CHOSEN AS BOOK OF THE YEAR BY THE OBSERVER, NEW YORKER, NEW YORK TIMES BOOKS REVIEW, TIMES LITERARY SUPPLEMENT AND THE TIMES 'Lucid and exhilarating ... A great gift' New York Review of Books 'Tantalizes and compels ... A welcome reminder of how a novel can be defiantly and brilliantly novel' Douglas Kennedy, New Statesman Jules Epstein has vanished: first slowly, then all at once. He begins divesting himself of all of his worldly possessions. Now he's fallen off the face of the earth, and all the search parties can find is his empty monogrammed briefcase, abandoned in the Judean foothills. In her room at the Tel Aviv Hilton, an American novelist has also left home to undergo a transformation. But when a stranger recruits her for a project involving Kafka, she is drawn into a mystery that will take her on a metaphysical journey and change her in ways she could never have imagined.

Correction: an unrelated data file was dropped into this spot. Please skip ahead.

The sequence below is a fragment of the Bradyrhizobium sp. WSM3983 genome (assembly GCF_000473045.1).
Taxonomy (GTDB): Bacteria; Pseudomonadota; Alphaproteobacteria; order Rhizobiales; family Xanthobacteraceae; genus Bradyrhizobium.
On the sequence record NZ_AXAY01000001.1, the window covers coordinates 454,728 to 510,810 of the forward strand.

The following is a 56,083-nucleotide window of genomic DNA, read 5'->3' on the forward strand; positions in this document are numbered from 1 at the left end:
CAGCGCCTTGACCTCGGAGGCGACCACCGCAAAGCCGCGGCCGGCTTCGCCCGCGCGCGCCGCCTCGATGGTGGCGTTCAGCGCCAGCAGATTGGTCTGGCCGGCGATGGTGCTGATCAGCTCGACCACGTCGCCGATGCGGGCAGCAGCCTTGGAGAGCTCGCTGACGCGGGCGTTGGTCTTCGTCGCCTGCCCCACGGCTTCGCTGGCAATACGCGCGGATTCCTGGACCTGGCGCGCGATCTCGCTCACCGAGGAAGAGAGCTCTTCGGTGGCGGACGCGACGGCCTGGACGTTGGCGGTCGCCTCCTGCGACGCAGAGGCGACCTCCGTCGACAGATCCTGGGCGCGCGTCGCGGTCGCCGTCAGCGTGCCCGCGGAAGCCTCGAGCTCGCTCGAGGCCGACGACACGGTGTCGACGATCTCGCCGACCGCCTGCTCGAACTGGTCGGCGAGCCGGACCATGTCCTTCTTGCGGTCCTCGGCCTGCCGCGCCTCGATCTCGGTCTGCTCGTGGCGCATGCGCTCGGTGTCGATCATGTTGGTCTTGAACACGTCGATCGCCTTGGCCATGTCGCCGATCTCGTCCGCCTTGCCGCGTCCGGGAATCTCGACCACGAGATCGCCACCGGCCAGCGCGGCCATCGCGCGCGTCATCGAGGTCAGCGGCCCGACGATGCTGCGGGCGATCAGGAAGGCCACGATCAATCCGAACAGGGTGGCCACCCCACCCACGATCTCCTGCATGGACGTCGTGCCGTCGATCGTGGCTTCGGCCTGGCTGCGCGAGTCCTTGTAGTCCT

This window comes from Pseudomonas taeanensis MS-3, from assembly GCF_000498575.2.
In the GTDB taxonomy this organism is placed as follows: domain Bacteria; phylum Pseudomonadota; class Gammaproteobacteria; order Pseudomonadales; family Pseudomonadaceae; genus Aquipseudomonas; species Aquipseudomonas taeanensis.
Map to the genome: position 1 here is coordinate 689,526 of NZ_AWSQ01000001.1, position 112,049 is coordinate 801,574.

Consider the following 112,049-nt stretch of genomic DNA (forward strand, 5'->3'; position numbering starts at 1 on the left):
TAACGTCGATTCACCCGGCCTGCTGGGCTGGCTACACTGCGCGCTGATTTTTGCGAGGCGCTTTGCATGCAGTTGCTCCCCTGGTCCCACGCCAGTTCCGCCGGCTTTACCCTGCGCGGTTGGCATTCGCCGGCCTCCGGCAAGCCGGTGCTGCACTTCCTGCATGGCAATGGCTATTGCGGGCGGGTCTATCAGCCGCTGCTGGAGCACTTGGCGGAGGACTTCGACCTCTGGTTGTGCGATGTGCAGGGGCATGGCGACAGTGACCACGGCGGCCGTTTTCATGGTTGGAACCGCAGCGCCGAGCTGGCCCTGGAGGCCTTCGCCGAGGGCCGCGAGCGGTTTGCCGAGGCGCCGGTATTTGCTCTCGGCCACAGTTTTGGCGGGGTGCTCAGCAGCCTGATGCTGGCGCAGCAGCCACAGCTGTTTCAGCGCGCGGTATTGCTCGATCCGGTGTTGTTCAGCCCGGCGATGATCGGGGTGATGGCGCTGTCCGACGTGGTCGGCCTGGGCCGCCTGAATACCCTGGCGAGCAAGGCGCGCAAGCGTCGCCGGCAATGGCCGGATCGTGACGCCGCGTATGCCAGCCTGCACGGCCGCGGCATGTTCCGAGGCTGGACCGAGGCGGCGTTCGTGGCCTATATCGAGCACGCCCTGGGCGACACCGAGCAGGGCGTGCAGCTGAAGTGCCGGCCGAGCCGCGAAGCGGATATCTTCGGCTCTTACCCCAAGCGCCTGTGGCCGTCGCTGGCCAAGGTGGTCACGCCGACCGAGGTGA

Nicole Krauss, die Autorin des Welterfolges "e;Die Geschichte der Liebe"e;, kehrt mit einem phantastischen Roman zuruck: Ein vom Leben enttauschter reicher New Yorker Anwalt und eine Schriftstellerin mit Eheproblemen machen sich auf die Suche nach dem Unbekannten in sich selbst und finden in der Wuste Israels uberraschende Wege, uber sich, ihre Traume und die Welt hinaus ins Unendliche zu schauen. Jules Epstein, 68, einst Beweger und politischer Macher mit bergroem Ego, gert nach der Scheidung von seiner langjhrigen Frau aus dem Tritt. Zum Schrecken seiner Kinder verschenkt er den grten Teil seines Vermgens und mchte den Rest in eine Stiftung zum Gedenken an seine verstorbenen Eltern stecken. Am liebsten wrde er den seit 2000 Jahren abgeholzten Mount Hebron in Israel aufforsten lassen. Schon im Flieger allerdings lernt er einen Rabbiner kennen, der ein Treffen smtlicher lebender Abkmmlinge von Knig David plant und darauf besteht, Epstein gehre zu dieser traditionsreichen dynastischen Linie. Epstein versucht, den versponnenen Rabbi loszuwerden, aber dann trifft er auf dessen verfhrerische Tochter, die in der Wste Negev einen Film dreht Die junge Autorin Nicole aus Brooklyn lsst nach einer Epiphanie in der Kche, bei der sie sich nur noch als nutzloses Staubkorn im Multiversum sieht, ihre Familie zurck und flieht ins Hilton von Tel Aviv, wo sie seit ihrer Geburt jedes Jahr gewesen ist. Ein Ort der Ruhe, hofft sie, an dem sie sich wiederfinden kann. Doch ein emeritierter Literaturprofessor mit dubioser Mossad-Vergangenheit lauert ihr stndig auf und bedrngt sie, ein unvollendetes Drama fertigzuschreiben, das angeblich von Kafka stammt. Und whrend aus den Palstinensergebieten Raketen ber den nchtlichen Himmel ziehen, landet Nicole, irregeleitet vom sinistren Professor, allein in einer Htte in der Wste Negev. Auf dem Schreibtisch nur zwei Dinge: eine alte Schreibmaschine und ein Bildband, betitelt "e;Die Wlder Israels"e;. Mit sprhender Intelligenz und erzhlerischer Raffinesse webt Nicole Krauss ein traumhaft metaphorisches Gespinst von einem Roman, frei nach Dante: "e;Ich fand auf unseres Lebensweges Mitte in eines Waldes Dunkel mich verschlagen, weil sich vom rechten Pfad verirrt die Schritte."e;